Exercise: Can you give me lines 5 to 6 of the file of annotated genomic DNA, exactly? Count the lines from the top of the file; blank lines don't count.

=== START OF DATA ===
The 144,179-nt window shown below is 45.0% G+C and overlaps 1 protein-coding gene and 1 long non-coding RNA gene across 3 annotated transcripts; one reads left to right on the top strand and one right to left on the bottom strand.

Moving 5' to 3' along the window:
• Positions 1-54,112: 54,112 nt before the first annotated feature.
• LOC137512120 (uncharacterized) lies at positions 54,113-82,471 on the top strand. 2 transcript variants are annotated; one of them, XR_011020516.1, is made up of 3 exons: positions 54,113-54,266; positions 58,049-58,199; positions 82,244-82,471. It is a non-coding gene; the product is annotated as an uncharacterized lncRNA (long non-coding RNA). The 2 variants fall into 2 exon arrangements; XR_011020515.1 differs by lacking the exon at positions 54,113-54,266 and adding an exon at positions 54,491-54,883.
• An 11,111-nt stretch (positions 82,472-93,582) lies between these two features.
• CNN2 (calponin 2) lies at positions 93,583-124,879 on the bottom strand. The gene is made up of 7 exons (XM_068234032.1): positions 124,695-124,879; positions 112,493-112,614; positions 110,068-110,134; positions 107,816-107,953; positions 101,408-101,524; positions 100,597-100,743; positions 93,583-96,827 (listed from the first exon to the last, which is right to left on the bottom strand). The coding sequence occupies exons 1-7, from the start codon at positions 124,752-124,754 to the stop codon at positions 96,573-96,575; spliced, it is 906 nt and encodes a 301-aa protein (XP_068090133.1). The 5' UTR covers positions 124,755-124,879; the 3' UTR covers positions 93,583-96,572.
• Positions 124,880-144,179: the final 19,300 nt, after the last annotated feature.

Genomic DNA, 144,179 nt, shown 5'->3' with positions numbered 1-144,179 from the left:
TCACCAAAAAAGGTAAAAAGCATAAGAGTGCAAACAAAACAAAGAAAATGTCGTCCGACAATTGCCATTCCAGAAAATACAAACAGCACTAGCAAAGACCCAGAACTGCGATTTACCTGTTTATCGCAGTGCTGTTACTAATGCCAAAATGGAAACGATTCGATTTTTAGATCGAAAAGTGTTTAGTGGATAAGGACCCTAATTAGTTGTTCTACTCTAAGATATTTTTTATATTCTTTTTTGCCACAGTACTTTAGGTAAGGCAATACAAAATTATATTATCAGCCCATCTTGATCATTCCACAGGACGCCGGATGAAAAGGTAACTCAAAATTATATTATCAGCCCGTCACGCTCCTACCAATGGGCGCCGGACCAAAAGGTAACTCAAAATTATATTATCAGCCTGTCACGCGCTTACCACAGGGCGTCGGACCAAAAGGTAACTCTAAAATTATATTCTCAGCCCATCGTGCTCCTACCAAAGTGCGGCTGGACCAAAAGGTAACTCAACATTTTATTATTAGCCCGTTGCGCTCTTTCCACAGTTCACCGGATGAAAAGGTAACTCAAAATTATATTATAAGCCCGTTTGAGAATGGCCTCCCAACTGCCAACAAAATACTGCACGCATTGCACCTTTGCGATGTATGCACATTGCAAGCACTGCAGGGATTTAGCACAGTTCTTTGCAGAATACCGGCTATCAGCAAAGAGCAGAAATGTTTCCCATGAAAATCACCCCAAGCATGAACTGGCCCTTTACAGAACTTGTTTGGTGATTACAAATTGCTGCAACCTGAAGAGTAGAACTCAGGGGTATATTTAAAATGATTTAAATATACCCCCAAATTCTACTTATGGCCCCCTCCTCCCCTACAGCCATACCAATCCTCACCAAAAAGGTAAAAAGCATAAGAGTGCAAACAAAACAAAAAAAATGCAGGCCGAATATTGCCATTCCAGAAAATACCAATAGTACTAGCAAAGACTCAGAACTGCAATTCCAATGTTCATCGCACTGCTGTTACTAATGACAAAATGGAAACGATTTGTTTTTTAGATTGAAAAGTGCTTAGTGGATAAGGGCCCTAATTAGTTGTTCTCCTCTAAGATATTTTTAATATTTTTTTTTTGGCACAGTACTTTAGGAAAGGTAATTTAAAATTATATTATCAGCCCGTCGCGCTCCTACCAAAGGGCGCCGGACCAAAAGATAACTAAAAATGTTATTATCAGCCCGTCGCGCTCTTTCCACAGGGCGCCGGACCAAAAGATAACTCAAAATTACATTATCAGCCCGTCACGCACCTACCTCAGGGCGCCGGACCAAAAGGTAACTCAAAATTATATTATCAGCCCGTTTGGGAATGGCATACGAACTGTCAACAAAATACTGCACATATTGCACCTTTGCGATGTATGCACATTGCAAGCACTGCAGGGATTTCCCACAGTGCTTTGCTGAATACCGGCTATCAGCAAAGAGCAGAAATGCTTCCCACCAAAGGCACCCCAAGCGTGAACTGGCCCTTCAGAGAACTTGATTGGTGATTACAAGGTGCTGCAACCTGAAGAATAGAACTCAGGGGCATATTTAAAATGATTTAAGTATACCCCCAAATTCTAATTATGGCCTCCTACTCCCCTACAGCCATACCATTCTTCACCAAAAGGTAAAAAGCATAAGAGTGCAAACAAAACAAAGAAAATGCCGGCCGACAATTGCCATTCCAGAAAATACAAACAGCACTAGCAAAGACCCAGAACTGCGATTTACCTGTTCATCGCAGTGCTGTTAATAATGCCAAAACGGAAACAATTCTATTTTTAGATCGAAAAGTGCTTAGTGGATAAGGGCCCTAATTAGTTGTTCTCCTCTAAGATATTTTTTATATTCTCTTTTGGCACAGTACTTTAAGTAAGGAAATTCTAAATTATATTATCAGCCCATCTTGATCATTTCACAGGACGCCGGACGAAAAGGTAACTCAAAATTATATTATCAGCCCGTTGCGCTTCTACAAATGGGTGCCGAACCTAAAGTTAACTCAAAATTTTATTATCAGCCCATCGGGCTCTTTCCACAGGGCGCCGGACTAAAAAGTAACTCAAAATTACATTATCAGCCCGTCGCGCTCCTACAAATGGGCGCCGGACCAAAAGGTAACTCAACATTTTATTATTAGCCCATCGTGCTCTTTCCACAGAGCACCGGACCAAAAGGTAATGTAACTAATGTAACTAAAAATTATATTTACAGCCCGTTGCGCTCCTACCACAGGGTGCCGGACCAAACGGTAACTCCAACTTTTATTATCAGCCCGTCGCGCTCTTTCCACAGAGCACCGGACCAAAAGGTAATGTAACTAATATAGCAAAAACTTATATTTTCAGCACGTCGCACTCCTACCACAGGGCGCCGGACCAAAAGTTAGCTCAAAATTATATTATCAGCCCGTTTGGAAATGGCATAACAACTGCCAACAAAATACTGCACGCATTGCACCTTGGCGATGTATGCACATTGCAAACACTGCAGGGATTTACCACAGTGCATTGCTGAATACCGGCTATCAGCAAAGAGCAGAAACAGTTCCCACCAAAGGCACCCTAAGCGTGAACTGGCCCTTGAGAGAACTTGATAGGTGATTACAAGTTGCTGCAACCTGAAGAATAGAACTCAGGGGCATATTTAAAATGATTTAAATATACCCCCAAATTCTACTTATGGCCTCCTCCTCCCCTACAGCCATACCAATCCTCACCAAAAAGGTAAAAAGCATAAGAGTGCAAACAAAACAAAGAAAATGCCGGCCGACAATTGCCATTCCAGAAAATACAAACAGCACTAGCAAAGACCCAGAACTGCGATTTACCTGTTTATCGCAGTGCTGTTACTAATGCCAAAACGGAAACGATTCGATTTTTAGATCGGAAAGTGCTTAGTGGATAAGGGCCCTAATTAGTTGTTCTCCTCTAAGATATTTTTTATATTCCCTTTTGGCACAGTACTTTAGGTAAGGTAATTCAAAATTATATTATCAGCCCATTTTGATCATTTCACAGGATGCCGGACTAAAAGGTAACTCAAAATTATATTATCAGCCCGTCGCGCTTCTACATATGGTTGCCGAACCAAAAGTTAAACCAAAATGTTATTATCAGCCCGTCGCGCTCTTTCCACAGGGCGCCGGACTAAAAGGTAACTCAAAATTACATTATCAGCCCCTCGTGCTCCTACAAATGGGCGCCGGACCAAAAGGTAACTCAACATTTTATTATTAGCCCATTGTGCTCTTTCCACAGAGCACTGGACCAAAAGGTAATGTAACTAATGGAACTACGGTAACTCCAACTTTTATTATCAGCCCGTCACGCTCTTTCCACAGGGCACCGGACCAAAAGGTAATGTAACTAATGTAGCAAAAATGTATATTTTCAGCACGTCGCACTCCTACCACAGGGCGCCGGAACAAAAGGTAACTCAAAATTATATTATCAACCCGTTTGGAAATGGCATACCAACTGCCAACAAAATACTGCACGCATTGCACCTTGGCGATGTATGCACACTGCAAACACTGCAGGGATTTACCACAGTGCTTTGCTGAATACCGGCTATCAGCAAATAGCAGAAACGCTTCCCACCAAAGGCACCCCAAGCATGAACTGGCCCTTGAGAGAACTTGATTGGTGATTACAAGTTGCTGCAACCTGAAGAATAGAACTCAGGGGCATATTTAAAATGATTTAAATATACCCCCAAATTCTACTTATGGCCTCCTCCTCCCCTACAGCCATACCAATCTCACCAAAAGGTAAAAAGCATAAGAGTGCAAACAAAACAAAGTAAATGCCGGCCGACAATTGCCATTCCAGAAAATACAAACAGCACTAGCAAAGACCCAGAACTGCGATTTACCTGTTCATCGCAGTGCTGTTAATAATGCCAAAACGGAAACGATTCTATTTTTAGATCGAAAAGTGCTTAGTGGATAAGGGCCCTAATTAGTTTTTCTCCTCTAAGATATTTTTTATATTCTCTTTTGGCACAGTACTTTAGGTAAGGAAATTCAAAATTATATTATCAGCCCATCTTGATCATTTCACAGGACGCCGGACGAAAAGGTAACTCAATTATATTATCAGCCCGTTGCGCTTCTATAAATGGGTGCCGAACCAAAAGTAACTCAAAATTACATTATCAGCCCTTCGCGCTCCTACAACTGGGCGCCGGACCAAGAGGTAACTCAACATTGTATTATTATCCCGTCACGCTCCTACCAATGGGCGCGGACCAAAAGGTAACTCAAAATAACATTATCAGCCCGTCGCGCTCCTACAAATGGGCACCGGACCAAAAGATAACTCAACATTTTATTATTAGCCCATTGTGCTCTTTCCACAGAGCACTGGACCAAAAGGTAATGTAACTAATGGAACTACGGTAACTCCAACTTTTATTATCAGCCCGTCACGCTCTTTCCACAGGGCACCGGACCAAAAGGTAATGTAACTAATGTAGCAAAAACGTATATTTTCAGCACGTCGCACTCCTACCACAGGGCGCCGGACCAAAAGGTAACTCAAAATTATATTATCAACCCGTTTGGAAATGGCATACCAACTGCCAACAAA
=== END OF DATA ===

• An 11,111-nt stretch (positions 82,472-93,582) lies between these two features.
• CNN2 (calponin 2) lies at positions 93,583-124,879 on the bottom strand. The gene is made up of 7 exons (XM_068234032.1): positions 124,695-124,879; positions 112,493-112,614; positions 110,068-110,134; positions 107,816-107,953; positions 101,408-101,524; positions 100,597-100,743; positions 93,583-96,827 (listed from the first exon to the last, which is right to left on the bottom strand). The coding sequence occupies exons 1-7, from the start codon at positions 124,752-124,754 to the stop codon at positions 96,573-96,575; spliced, it is 906 nt and encodes a 301-aa protein (XP_068090133.1). The 5' UTR covers positions 124,755-124,879; the 3' UTR covers positions 93,583-96,572.